Forgotten CDs

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RE: Forgotten CDs

With thousands of recordings there are always surprises to be had - sometimes as a result of children randomly pulling out a disc. 

More recently I have had the problem of suddenly remembering a "forgotten CD" and then being unable to find the disc.  Jordi Savall's Charpentier "Canticum Ad Beatam Virginem Mariam" was the latest.  No idea where the CD is hiding, but I was able to find it and download it from eMusic which will suffice until the disc reappears.

Of course the revealation of "forgotten CDs" rediscovered can be disappointing.  You load a disc you found superb years ago only to find that with the passage of time you are not so sure what the fuss was all about - perhaps the solution is to put it away for another few years and try again?

Richard

RE: Forgotten CDs

I came across a truly forgotten cd last week -- the Tebaldi/Di Stefano Forza conducted by Santini.  It was so forgotten, I couldn't even remember buying it.  I did remember listening to it at a friend's house one evening.  Then I remembered that he leant it to me.  Now I remember -- this is his forgotten cd!!!  And he's since moved to Chicago!

RE: Home RE: Home

otterhouse wrote:

LoL, just found this website with intriguing name:

http://www.forgottenrecords.com/

Some interesting stuff there... Including the pioneering Mahler 6 recording by Eduard Flipse.

Rolf

Thanks for the link, just ordered Mendelssohn Overtures, Carl Schuricht conducting The
Vienna Philharmonic Orchestra. 

Possibly the first classical lp I bought.   Decca Ace of Clubs.  Cost 10s
6d.(52 p) if my memory serves me right.


RE: Forgotten CDs

Picking up the new cover CD this morning  I noticed the excerpt from the CD of the Month -Anima Eterna/Immerseel- and having been intrigued by the review put it on. Expecting to be shocked and disturbed by a revolutionary new sound I wasn't. I enjoyed the open clear sound of the orchestra, tempo a little steady perhaps, in fact it all sounded quite familiar; what did it remind me of? Or perhaps who? Then in a flash it came -Klemperer! Sure enough his 1963 recording was still on the shelves and the booklet notes referred to the contemporary concert reviews; clarity, attention to detail within firm overall grip etc etc. So I played the same movement and -Fantastique-in fact a little more exciting than Immerseel I thought!     

RE: Forgotten CDs

This can happen if you don't regularly weed your collection.

RE: Home

Here is another awesome CD that was in a box I did not unpack since 2003 (when I moved to my new house):

That whole "enterprise" series was great, by the way! Pity that Decca is not a separate entity anymore, and that Universal delete their best series (great pianists of the 20th century! ; Dutch masters, Westminister) even before you have a chance to buy any! 

*Sings freely after John Miles*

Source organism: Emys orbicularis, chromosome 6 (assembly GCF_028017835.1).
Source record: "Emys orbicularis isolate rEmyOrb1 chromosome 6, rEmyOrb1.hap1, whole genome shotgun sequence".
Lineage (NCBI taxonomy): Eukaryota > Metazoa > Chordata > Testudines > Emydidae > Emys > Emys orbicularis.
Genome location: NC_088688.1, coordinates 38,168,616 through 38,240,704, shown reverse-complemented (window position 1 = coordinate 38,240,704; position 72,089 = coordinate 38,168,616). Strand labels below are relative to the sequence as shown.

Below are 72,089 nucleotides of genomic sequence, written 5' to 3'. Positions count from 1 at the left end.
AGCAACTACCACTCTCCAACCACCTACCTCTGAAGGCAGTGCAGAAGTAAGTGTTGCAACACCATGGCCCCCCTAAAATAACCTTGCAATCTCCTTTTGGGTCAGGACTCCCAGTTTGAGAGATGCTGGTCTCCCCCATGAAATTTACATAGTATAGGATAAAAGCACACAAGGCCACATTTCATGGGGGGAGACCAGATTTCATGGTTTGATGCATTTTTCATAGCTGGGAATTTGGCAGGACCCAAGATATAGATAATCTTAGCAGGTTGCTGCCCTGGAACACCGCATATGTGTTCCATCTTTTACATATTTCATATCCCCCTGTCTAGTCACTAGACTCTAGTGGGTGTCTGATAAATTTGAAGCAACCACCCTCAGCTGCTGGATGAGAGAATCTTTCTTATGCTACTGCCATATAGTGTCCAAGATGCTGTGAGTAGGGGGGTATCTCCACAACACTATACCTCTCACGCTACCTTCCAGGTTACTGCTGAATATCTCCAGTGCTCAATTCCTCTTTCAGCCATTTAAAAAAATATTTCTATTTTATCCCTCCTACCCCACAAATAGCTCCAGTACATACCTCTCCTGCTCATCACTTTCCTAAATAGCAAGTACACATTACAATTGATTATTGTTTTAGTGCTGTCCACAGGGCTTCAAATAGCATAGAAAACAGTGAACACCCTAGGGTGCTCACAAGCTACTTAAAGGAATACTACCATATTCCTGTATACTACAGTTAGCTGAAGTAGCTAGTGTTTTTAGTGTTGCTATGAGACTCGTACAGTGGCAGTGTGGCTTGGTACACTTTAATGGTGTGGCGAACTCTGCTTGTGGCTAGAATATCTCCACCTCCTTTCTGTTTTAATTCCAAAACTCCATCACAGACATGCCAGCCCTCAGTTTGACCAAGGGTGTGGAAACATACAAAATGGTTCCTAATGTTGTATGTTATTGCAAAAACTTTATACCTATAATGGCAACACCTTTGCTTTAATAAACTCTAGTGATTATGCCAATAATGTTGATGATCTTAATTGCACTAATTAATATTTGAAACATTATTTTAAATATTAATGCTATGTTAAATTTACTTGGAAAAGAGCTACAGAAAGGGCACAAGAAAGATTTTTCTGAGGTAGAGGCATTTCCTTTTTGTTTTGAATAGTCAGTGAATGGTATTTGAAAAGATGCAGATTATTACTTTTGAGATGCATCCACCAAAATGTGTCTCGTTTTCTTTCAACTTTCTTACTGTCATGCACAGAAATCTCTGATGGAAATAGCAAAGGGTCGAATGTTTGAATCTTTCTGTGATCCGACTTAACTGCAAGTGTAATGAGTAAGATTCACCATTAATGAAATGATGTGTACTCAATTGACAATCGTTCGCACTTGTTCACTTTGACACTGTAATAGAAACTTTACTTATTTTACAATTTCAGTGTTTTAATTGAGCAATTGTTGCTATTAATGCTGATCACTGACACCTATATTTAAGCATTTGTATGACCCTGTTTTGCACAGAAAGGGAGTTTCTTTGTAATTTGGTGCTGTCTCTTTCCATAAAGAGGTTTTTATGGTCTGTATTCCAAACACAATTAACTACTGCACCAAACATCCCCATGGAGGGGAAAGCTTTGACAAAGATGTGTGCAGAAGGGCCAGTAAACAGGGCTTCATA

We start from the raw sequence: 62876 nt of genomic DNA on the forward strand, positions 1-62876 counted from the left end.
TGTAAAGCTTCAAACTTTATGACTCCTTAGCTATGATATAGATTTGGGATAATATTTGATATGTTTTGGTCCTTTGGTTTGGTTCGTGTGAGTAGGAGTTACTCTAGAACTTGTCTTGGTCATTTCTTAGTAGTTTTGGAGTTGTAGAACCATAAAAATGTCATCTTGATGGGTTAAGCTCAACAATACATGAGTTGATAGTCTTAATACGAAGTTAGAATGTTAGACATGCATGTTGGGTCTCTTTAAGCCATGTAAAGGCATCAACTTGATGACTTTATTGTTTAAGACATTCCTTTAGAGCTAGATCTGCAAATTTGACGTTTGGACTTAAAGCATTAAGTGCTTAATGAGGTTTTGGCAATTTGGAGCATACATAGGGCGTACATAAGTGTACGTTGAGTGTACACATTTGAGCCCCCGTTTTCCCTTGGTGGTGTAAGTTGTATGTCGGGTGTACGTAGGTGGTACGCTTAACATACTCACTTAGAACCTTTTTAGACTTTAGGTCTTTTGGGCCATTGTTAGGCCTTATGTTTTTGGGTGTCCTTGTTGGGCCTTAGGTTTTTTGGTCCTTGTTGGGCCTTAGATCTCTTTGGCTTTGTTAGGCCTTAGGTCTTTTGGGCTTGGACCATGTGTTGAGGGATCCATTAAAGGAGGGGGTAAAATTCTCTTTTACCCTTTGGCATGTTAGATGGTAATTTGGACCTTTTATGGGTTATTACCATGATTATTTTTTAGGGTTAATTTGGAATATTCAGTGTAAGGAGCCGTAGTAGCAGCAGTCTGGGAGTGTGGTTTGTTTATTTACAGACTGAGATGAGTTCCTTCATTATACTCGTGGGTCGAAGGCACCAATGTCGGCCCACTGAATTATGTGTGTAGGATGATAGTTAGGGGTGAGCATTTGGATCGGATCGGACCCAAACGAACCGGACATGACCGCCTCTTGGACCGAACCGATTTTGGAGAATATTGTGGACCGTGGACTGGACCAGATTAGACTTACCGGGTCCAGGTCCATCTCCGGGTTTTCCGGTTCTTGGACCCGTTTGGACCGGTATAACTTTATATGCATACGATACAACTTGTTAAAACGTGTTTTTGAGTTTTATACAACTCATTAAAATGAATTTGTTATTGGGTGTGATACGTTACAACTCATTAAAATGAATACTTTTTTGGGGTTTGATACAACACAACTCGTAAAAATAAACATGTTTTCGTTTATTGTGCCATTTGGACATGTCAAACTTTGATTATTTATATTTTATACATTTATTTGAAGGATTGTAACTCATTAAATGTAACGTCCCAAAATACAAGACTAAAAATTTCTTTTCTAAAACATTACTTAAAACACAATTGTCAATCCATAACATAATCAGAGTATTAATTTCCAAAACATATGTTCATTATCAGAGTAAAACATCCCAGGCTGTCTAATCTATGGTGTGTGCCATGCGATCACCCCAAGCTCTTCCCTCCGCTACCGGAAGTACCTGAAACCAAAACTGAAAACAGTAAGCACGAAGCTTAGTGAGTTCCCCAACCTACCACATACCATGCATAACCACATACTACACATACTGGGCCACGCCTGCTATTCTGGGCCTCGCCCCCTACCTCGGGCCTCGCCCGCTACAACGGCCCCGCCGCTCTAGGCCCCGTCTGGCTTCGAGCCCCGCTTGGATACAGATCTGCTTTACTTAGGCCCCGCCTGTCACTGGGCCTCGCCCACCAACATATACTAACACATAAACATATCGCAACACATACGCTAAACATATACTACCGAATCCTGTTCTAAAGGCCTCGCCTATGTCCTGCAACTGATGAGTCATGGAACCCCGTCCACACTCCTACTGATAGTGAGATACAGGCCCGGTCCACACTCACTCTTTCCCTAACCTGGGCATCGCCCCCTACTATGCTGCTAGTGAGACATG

"Decca was my first love, and it will be my last; Decca has no future, Decca only has the past..."

 

Rolf

RE: Forgotten CDs

That Schmidt's been around for ever - I have it on vinyl. For me it sits firmly in that category of music you're glad you've heard without inspiring further exploration. I'd be happy to hear from a Schmidt aficionado as to whether that's typical of him or there's much better stuff in the catalogue.

RE: Home

Rolf, thanks for the link. Litton does a good job of encapsulating the work, IMO. I like its organic feel, it's just that it hasn't gripped me yet. It's briefly analysed by Harold Truscott in the old Penguin Symphony series, though he doesn't give any of the background that Litton says is fundamental to a complete understanding. I should listen again with that in mind. Also, it's time I sampled Reger. Could you recommend a starting point?

RE: Home

I Like Max Reger's Hiller variations (op 100), his Clarinet quintet op 146:

http://cgi.omroep.nl/cgi-bin/streams?/avro/klassiek/zoc/zoc_011021_bb.wma?start=0:30:35

(a 2001 live recording of the Delos ensemble by the Dutch radio)

the simple sentimentality of his songs:

http://www.youtube.com/watch?v=nhdJBQxWxrc&fmt=18

And the slow movement of his piano concerto:

http://www.youtube.com/watch?v=QY6zb1x_0lM&fmt=18

Although I am an organ player, I never "got" his organ works...

http://orgelconcerten.ncrv.nl/ncrv?nav=kqajsCsHtGAkBbCYmP

(all files in this archive 192 KBS!)

Enjoy!

Rolf

RE: Home

Grygory Sandor plays Liszt Sonata_an old Columbia LP that also has the Funerailles and Mephisto Waltz. I must say that, as a collector of the great B minor, this is one of the most intense fire breathing performances I have heard. Hearing it again, after all these years, it is even more impressive. I hope someday someone will reissue this as a disc. I have transferred it to my computer with minor restorations but I feel it deserves a wider public.

The worst thing, however, is purchasing a disc and then finding it on your shelf. OOOPS. That happened with Naxos brahms piano transcription\reductions. 

 

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